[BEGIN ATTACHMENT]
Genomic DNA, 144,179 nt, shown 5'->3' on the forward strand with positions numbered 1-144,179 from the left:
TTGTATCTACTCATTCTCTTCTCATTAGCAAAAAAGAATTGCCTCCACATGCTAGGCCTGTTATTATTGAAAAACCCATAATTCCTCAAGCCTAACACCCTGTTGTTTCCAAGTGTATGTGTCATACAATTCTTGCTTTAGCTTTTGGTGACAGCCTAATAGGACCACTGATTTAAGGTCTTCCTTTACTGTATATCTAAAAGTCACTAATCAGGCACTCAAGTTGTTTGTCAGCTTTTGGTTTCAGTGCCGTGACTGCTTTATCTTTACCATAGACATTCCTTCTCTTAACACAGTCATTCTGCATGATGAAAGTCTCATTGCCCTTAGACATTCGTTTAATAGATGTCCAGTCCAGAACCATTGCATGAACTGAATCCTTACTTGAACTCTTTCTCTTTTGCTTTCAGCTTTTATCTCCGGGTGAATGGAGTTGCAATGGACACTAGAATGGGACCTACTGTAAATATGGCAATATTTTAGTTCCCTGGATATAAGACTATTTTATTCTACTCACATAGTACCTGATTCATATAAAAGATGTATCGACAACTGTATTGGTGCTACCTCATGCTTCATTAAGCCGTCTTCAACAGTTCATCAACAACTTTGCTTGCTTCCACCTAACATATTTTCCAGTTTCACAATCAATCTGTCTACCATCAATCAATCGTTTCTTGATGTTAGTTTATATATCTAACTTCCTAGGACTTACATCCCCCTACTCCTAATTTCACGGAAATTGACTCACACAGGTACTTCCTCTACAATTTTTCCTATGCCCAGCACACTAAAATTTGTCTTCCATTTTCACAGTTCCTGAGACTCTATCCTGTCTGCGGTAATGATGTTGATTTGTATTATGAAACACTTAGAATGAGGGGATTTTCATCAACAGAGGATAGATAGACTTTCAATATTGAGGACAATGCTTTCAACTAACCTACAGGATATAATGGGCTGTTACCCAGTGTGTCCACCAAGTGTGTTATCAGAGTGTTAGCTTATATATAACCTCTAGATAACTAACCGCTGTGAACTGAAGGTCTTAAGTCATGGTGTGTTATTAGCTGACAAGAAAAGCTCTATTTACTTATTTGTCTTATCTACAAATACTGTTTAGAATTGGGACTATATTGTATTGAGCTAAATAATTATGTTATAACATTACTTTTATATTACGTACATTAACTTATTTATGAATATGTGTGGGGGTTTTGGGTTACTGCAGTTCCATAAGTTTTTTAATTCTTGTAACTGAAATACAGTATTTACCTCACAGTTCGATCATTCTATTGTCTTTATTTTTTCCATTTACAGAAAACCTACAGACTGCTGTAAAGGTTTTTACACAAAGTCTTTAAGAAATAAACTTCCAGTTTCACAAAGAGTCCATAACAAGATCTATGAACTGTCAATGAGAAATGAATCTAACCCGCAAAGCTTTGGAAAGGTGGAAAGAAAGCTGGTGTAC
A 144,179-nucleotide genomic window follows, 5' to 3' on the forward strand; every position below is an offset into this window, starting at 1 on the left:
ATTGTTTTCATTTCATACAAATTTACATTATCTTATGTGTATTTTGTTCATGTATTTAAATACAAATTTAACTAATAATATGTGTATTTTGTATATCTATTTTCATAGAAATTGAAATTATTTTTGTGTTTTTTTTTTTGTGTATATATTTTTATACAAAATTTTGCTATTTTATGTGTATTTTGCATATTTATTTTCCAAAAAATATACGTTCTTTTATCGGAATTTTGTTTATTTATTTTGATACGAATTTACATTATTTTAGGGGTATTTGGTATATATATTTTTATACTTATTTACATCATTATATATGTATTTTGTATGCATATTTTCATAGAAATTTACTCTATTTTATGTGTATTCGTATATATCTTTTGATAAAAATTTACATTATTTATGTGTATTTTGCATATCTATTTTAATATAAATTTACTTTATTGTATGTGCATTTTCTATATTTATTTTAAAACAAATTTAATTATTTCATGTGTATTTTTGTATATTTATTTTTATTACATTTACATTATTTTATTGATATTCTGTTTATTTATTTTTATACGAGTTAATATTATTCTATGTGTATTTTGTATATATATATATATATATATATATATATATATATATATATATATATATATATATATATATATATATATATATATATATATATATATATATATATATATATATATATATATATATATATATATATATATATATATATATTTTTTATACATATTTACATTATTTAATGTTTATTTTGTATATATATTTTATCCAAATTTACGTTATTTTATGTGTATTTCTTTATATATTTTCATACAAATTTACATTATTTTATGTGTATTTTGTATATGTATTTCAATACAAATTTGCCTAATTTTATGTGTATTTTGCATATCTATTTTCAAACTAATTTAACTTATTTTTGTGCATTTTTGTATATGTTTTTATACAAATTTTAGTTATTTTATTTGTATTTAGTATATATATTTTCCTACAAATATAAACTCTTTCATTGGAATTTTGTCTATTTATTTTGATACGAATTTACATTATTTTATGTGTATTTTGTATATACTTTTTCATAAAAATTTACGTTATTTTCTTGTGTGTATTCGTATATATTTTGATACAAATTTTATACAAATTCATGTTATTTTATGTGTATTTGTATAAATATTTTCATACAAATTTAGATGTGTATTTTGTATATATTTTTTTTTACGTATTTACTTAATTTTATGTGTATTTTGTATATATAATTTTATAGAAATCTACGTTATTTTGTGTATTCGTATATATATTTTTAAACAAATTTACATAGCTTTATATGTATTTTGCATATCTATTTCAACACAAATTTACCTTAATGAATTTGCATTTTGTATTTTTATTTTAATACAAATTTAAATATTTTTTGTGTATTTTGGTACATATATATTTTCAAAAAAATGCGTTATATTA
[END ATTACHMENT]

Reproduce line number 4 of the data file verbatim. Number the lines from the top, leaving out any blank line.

ATTGTTTTCATTTCATACAAATTTACATTATCTTATGTGTATTTTGTTCATGTATTTAAATACAAATTTAACTAATAATATGTGTATTTTGTATATCTATTTTCATAGAAATTGAAATTATTTTTGTGTTTTTTTTTTTGTGTATATATTTTTATACAAAATTTTGCTATTTTATGTGTATTTTGCATATTTATTTTCCAAAAAATATACGTTCTTTTATCGGAATTTTGTTTATTTATTTTGATACGAATTTACATTATTTTAGGGGTATTTGGTATATATATTTTTATACTTATTTACATCATTATATATGTATTTTGTATGCATATTTTCATAGAAATTTACTCTATTTTATGTGTATTCGTATATATCTTTTGATAAAAATTTACATTATTTATGTGTATTTTGCATATCTATTTTAATATAAATTTACTTTATTGTATGTGCATTTTCTATATTTATTTTAAAACAAATTTAATTATTTCATGTGTATTTTTGTATATTTATTTTTATTACATTTACATTATTTTATTGATATTCTGTTTATTTATTTTTATACGAGTTAATATTATTCTATGTGTATTTTGTATATATATATATATATATATATATATATATATATATATATATATATATATATATATATATATATATATATATATATATATATATATATATATATATATATATATATATATATATATATATATATATATATATATATATTTTTTATACATATTTACATTATTTAATGTTTATTTTGTATATATATTTTATCCAAATTTACGTTATTTTATGTGTATTTCTTTATATATTTTCATACAAATTTACATTATTTTATGTGTATTTTGTATATGTATTTCAATACAAATTTGCCTAATTTTATGTGTATTTTGCATATCTATTTTCAAACTAATTTAACTTATTTTTGTGCATTTTTGTATATGTTTTTATACAAATTTTAGTTATTTTATTTGTATTTAGTATATATATTTTCCTACAAATATAAACTCTTTCATTGGAATTTTGTCTATTTATTTTGATACGAATTTACATTATTTTATGTGTATTTTGTATATACTTTTTCATAAAAATTTACGTTATTTTCTTGTGTGTATTCGTATATATTTTGATACAAATTTTATACAAATTCATGTTATTTTATGTGTATTTGTATAAATATTTTCATACAAATTTAGATGTGTATTTTGTATATATTTTTTTTTACGTATTTACTTAATTTTATGTGTATTTTGTATATATAATTTTATAGAAATCTACGTTATTTTGTGTATTCGTATATATATTTTTAAACAAATTTACATAGCTTTATATGTATTTTGCATATCTATTTCAACACAAATTTACCTTAATGAATTTGCATTTTGTATTTTTATTTTAATACAAATTTAAATATTTTTTGTGTATTTTGGTACATATATATTTTCAAAAAAATGCGTTATATTA